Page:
The last time I paid them a visit, it was quite irritating. There was a theater festival, and everybody was all hyper. There were long queues and I felt a tad confused and completely out of place.

Everything For Big And Small

However, they had a quite neat exhibition on design for kids that I’ve recommended to some other guests at my B&B. She was in Milan with a small child and it was still pouring.

Museo Disegno Triennale
Pretty cute: You enter the exhibition over a bridge that’s Pinocchio’s nose.
Come to think about it, it’s also a bit gross.

There were many kids, and I’m happy that their parents introduce them to the world of exhibitions. After all, it might hold them back from slapping their flat hand on a Kandinsky painting like a maybe 8 years old girl did at the Museo del Novecento.

Only when her mother saw me hyperventilating, she told her better not to slap Kandinsky.

Palazzo della Triennale 
Viale Alemagna 6
20121 Milano
Phone: + 39 – 02 – 72 43 41

Open Tuesday to Sunday from 10.30 a. m. to 8.30 p. m.

Castello Sforzesco

You just need to cross the Parco Sempione to get to the Castello Sforzesco, one of Milan’s most stately structures.

This castle is a splendid example of Renaissance architecture. It was built in the 15th century under the rule of the Sforza family. It was the seat of the Dukes of Milan.

Castello Sforzesco in Milan
The castle’s courtyard.

Today, the castle houses various museums and galleries so that you could spend an entire day there. There is the Archeological Museum, there are instruments, there are paintings – and there are the endless hallways to be explored.

One of the most important pieces, however, is indisputably the Pietà Rondanini, Michelangelo’s last and unfinished work. In this work, the aging master renounces the perfection of the body and its heroic beauty. He shows the dead Christ as an emblem of suffering. Therefore, it’s amazingly congruent with how they set it up in the ancient Spanish Hospital in the castle’s Cortile delle Armi.

Castello Sforzesco
Piazza Castello
20121 Milano
Phone: + 39 – 02 – 88 46 37 00

The castle’s premises can be visited for free every day between 7 a. m. and 7.30 p. m.

For the exhibitions, however, you need a ticket. They are open from Tuesday to Sunday between 9 a. m. and 5.30 p. m.

Cenacolo Vinciano

Another ten minutes further west is Milan’s greatest treasure, Leonardo da Vinci’s Last Supper at the church Santa Maria delle Grazie.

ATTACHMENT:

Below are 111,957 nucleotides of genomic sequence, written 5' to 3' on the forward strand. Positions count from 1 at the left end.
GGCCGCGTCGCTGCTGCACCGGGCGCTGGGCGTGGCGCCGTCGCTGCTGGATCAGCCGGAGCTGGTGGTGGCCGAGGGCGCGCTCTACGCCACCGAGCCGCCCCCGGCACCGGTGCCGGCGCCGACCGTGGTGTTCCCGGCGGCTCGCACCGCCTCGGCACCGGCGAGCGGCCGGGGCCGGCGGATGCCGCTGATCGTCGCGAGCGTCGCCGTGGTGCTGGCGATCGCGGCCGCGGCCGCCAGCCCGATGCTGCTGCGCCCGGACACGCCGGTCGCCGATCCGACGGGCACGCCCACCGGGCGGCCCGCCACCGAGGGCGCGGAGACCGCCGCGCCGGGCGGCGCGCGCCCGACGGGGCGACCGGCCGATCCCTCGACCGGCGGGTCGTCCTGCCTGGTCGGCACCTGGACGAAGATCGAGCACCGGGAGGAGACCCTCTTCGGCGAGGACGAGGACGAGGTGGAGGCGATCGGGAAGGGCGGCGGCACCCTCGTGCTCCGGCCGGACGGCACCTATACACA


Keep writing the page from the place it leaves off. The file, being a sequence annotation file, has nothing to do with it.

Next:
Santa Maria delle Grazie in Milan
Santa Maria delle Grazie housing Milan’s greatest art treasure.

Don’t even think about just waltzing in whenever you like. You have to either book online or call a hotline days ahead. You have to pick a precise visiting time – and we’re talking minutes here.

Da Vinci’s Cenacolo
Da Vinci’s Cenacolo
(Photo: Leonardo da Vinci artist QS:P170,Q762, The Last Supper – Leonardo Da Vinci – High Resolution 32×16, cropped, CC BY-SA 4.0 )

On the day of your visit, you have to show up thirty minutes ahead to pick up your ticket.

I’ve described my visit in a former post – you might wanna check it out to be prepared; or to compare it to your experience.

Cenacolo Vinciano
Santa Maria delle Grazie
Via Giuseppe Antonio Sassi 3
20123 Milano

For your reservation, call + 39 02 92 80 03 60. Note that you can buy a maximum of five tickets at a time.

The Cenacolo can be seen Tuesday to Sunday between 8.15 a. m. and 6. 45 p. m.

Biblioteca Ambrosiana

To admire another outstanding masterpiece, you can either walk one mile east. Or you hop on the M1 at the Conciliazione stop and get off after three stops at Cordusio.

Around the corner is the Biblioteca Ambrosiana.

Basket of Fruit, one of the very few still life paintings by  Italian Baroque master Michelangelo Merisi da Caravaggio
Basket of Fruit, the only still life painting by Italian Baroque master Michelangelo Merisi da Caravaggio

I will not lie to you, I found the visit rather a waste of time since the paintings exhibited are….let’s call it subprime.

However, after wandering through large halls full of second-rate art, I finally go to the very library. And there it was, the reason for my visit: A small still life painted by Caravaggio.